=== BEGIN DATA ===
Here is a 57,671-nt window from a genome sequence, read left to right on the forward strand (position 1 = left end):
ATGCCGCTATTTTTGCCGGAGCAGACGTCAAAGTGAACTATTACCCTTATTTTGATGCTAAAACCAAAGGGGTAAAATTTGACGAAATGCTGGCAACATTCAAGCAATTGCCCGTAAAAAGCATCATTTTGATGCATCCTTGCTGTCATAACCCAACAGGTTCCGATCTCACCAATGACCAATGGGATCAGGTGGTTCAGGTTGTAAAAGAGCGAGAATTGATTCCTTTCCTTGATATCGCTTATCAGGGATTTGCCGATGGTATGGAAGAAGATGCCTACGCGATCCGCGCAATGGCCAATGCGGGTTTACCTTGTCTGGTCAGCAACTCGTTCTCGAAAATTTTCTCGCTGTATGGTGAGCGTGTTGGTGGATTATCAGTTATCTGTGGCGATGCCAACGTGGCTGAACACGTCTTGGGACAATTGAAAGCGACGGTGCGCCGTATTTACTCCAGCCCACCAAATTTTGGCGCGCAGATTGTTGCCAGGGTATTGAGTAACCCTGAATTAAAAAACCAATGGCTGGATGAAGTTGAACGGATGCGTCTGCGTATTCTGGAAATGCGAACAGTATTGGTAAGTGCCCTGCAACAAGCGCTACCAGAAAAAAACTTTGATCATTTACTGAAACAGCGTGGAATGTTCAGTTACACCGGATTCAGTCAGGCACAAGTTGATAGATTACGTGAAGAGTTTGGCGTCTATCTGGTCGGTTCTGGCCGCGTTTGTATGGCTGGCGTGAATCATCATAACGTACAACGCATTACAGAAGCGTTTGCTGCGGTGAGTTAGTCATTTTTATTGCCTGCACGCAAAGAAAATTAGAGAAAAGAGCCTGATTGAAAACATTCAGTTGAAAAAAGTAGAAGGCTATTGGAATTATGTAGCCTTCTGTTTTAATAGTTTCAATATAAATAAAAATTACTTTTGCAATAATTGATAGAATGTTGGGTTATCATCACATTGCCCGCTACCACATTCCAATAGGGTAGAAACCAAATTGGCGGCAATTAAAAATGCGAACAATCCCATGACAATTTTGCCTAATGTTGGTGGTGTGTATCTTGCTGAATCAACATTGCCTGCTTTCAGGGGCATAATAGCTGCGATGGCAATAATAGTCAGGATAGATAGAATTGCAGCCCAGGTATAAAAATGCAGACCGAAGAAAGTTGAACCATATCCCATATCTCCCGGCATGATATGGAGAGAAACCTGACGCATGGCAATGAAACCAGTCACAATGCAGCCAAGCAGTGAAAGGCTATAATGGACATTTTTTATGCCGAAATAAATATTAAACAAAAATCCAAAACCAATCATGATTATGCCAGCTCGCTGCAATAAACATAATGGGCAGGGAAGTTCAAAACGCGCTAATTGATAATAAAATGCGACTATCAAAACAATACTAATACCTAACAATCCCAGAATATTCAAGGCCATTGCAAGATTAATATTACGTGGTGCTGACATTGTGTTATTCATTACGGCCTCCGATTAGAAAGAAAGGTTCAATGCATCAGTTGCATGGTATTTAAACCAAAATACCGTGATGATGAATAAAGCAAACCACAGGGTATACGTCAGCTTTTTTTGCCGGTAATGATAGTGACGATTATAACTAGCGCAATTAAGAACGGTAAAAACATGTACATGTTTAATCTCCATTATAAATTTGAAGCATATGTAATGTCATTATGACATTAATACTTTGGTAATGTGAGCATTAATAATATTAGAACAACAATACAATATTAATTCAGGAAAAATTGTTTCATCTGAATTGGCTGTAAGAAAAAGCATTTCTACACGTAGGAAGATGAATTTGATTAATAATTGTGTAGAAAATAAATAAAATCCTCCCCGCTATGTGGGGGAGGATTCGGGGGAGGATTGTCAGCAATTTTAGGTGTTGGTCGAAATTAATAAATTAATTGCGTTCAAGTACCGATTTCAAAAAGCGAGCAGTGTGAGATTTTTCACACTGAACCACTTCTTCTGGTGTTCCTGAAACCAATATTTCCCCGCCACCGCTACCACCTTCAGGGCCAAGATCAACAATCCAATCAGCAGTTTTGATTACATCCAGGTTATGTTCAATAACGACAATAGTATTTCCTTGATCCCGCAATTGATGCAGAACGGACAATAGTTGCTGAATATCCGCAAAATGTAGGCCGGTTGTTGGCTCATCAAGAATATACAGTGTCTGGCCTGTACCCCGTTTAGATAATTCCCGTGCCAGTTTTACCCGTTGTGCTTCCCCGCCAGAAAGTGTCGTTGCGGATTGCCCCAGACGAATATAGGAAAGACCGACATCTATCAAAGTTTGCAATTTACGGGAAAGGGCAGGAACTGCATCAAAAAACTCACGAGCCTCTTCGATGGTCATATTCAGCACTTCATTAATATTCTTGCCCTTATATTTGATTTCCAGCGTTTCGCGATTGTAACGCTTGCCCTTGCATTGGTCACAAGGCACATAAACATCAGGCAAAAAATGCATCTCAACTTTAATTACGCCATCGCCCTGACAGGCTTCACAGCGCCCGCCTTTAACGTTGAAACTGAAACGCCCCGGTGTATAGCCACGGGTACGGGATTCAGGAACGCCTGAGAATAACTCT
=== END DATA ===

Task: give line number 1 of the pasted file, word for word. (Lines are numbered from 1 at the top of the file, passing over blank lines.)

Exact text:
Here is a 57,671-nt window from a genome sequence, read left to right on the forward strand (position 1 = left end):